FME Recap 2: Grim Streaker and Gustaf

par Stephan Boissonneault

Grim Streaker

The furious art/post-punk of New York/Canada’s  Grim Streaker is captivating and terrifying at the same time. Front woman, Amelia Bushell’s, stage presence is deadpan and piercing, and with her twisting eyes, and a chaotic pout, you can’t tell if she’s stimulated or possessed while singing these songs on the latest EP, Mind

As she rocked a pinstripe suit, it felt like a deranged banker was leading us through snapshots of a depraved life. And many in the crowd loved every minute of it. The noisy melodic guitar, drums, and bass made dancing encouraged, and at Bushell’s behest, we would probably have done anything. There were some funny moments, like when Grim Streaker began handing out chips to everyone, feeding off the energy of the wildness.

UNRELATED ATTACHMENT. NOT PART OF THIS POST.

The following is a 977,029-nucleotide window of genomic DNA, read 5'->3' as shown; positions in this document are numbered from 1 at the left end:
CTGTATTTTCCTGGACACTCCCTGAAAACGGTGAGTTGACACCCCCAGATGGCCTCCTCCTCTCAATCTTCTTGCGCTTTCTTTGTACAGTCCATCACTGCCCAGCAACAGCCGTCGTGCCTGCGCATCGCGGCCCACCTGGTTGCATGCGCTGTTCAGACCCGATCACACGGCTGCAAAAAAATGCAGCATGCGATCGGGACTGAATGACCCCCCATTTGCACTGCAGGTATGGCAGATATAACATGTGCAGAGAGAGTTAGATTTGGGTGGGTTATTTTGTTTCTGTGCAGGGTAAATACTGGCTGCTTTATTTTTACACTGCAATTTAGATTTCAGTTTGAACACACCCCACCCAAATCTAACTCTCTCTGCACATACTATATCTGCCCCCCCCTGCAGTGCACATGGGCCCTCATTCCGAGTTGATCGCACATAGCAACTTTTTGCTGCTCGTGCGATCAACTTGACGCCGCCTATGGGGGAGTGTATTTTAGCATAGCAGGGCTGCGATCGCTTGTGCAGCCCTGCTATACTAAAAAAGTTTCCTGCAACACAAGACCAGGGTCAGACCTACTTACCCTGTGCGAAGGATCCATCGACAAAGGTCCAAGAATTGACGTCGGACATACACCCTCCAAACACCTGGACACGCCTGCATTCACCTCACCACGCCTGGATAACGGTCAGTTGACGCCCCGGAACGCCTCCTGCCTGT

Another art-punk group from New York, Gustaf, was the perfect band to play after Grim Streaker for, yes, their similarities but also differences. Gustaf’s stage mania is like nothing you’ve witnessed. It’s a different breed that feels like it was pulled out of the dadaist performance art movement. It’s frenetic self-satire with elements of the unknown. 

I was half-expecting the members to start wrecking their instruments as the front singer, Lydia, began smacking her face over and over again to literally hammer home a point. It felt like the therapy session of a speed addict. The music and distorted, deep vocals are uncanny if not a little off-putting. But this band has gotten accolades from the uncanny king himself, Beck. Make sure to see this band live if you get the chance.

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